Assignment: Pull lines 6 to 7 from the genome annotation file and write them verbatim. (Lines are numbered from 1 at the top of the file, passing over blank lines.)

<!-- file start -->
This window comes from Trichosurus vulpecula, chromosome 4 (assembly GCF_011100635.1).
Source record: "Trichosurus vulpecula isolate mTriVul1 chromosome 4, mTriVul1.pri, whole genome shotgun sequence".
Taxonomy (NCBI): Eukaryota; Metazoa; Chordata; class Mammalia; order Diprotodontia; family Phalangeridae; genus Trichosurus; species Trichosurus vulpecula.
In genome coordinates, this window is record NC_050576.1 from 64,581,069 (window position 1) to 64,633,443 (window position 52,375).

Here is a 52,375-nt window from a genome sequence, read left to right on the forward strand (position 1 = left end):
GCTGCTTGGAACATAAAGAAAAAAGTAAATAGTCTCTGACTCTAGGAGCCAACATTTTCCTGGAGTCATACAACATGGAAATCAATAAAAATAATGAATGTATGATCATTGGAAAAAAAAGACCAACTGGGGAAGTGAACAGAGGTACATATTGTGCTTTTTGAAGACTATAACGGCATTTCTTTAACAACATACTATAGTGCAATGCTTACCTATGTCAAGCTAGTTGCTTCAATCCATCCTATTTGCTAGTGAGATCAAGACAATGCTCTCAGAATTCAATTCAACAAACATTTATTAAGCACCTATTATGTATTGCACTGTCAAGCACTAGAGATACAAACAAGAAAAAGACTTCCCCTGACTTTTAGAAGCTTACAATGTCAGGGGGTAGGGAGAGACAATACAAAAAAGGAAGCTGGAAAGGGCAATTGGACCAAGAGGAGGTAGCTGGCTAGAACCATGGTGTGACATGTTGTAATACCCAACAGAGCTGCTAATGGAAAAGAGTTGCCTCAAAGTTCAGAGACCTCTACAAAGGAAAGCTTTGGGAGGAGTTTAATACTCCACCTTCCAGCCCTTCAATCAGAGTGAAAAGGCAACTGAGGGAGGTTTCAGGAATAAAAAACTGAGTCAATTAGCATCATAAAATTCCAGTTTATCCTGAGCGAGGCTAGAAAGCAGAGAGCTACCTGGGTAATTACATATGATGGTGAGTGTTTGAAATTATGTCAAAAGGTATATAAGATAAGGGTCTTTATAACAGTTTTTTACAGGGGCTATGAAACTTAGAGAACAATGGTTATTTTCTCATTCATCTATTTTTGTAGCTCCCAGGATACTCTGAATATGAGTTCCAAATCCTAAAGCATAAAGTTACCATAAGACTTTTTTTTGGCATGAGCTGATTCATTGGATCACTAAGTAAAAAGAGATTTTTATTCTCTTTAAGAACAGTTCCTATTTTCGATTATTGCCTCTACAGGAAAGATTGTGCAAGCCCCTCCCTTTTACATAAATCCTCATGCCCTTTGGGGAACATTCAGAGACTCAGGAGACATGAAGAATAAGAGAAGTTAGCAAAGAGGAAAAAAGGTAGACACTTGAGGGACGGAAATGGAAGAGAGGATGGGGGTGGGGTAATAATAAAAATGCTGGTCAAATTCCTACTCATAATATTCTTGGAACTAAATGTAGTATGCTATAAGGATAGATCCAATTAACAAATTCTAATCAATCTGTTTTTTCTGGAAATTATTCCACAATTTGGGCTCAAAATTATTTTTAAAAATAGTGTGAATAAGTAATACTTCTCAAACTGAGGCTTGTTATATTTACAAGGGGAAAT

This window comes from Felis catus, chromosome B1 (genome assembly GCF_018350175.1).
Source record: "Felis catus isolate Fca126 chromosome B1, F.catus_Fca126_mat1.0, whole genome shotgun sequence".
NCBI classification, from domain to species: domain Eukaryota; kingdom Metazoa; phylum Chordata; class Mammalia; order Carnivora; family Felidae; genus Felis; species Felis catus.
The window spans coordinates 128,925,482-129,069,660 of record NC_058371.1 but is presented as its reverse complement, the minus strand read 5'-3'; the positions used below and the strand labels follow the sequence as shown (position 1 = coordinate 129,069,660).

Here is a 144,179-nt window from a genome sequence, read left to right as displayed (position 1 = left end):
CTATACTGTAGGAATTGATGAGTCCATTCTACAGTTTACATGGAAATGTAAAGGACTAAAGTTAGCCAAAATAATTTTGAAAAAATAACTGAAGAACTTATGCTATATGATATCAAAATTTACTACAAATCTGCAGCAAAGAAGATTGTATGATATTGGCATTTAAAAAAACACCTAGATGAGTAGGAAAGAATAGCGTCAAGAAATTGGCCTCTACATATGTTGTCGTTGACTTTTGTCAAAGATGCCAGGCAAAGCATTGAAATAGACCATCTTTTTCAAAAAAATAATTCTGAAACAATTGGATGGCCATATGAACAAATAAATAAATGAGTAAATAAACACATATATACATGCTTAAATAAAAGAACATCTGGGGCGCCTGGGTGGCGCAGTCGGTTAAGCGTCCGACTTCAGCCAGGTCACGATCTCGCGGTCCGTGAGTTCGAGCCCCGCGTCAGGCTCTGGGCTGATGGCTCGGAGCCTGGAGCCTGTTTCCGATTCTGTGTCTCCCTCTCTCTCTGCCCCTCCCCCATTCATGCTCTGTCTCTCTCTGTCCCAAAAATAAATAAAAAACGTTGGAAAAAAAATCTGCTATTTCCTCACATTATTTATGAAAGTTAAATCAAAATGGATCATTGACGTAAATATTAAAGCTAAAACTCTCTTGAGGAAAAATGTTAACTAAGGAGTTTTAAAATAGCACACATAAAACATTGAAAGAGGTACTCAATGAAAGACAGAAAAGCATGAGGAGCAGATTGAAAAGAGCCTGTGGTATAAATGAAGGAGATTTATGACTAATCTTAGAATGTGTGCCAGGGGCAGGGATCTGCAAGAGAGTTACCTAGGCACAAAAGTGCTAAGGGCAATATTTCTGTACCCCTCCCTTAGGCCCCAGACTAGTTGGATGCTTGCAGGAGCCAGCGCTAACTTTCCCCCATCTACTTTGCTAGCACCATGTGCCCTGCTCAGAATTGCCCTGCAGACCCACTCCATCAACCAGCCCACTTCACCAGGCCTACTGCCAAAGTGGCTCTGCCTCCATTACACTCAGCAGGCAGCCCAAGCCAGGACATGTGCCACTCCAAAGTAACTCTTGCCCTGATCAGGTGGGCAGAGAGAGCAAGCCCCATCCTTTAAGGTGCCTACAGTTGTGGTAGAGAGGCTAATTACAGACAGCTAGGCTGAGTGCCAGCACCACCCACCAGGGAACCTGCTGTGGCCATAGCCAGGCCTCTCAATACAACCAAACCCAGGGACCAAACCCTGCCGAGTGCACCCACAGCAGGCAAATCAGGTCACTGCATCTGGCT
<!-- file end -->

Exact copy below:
GCTGCTTGGAACATAAAGAAAAAAGTAAATAGTCTCTGACTCTAGGAGCCAACATTTTCCTGGAGTCATACAACATGGAAATCAATAAAAATAATGAATGTATGATCATTGGAAAAAAAAGACCAACTGGGGAAGTGAACAGAGGTACATATTGTGCTTTTTGAAGACTATAACGGCATTTCTTTAACAACATACTATAGTGCAATGCTTACCTATGTCAAGCTAGTTGCTTCAATCCATCCTATTTGCTAGTGAGATCAAGACAATGCTCTCAGAATTCAATTCAACAAACATTTATTAAGCACCTATTATGTATTGCACTGTCAAGCACTAGAGATACAAACAAGAAAAAGACTTCCCCTGACTTTTAGAAGCTTACAATGTCAGGGGGTAGGGAGAGACAATACAAAAAAGGAAGCTGGAAAGGGCAATTGGACCAAGAGGAGGTAGCTGGCTAGAACCATGGTGTGACATGTTGTAATACCCAACAGAGCTGCTAATGGAAAAGAGTTGCCTCAAAGTTCAGAGACCTCTACAAAGGAAAGCTTTGGGAGGAGTTTAATACTCCACCTTCCAGCCCTTCAATCAGAGTGAAAAGGCAACTGAGGGAGGTTTCAGGAATAAAAAACTGAGTCAATTAGCATCATAAAATTCCAGTTTATCCTGAGCGAGGCTAGAAAGCAGAGAGCTACCTGGGTAATTACATATGATGGTGAGTGTTTGAAATTATGTCAAAAGGTATATAAGATAAGGGTCTTTATAACAGTTTTTTACAGGGGCTATGAAACTTAGAGAACAATGGTTATTTTCTCATTCATCTATTTTTGTAGCTCCCAGGATACTCTGAATATGAGTTCCAAATCCTAAAGCATAAAGTTACCATAAGACTTTTTTTTGGCATGAGCTGATTCATTGGATCACTAAGTAAAAAGAGATTTTTATTCTCTTTAAGAACAGTTCCTATTTTCGATTATTGCCTCTACAGGAAAGATTGTGCAAGCCCCTCCCTTTTACATAAATCCTCATGCCCTTTGGGGAACATTCAGAGACTCAGGAGACATGAAGAATAAGAGAAGTTAGCAAAGAGGAAAAAAGGTAGACACTTGAGGGACGGAAATGGAAGAGAGGATGGGGGTGGGGTAATAATAAAAATGCTGGTCAAATTCCTACTCATAATATTCTTGGAACTAAATGTAGTATGCTATAAGGATAGATCCAATTAACAAATTCTAATCAATCTGTTTTTTCTGGAAATTATTCCACAATTTGGGCTCAAAATTATTTTTAAAAATAGTGTGAATAAGTAATACTTCTCAAACTGAGGCTTGTTATATTTACAAGGGGAAAT

This window comes from Felis catus, chromosome B1 (genome assembly GCF_018350175.1).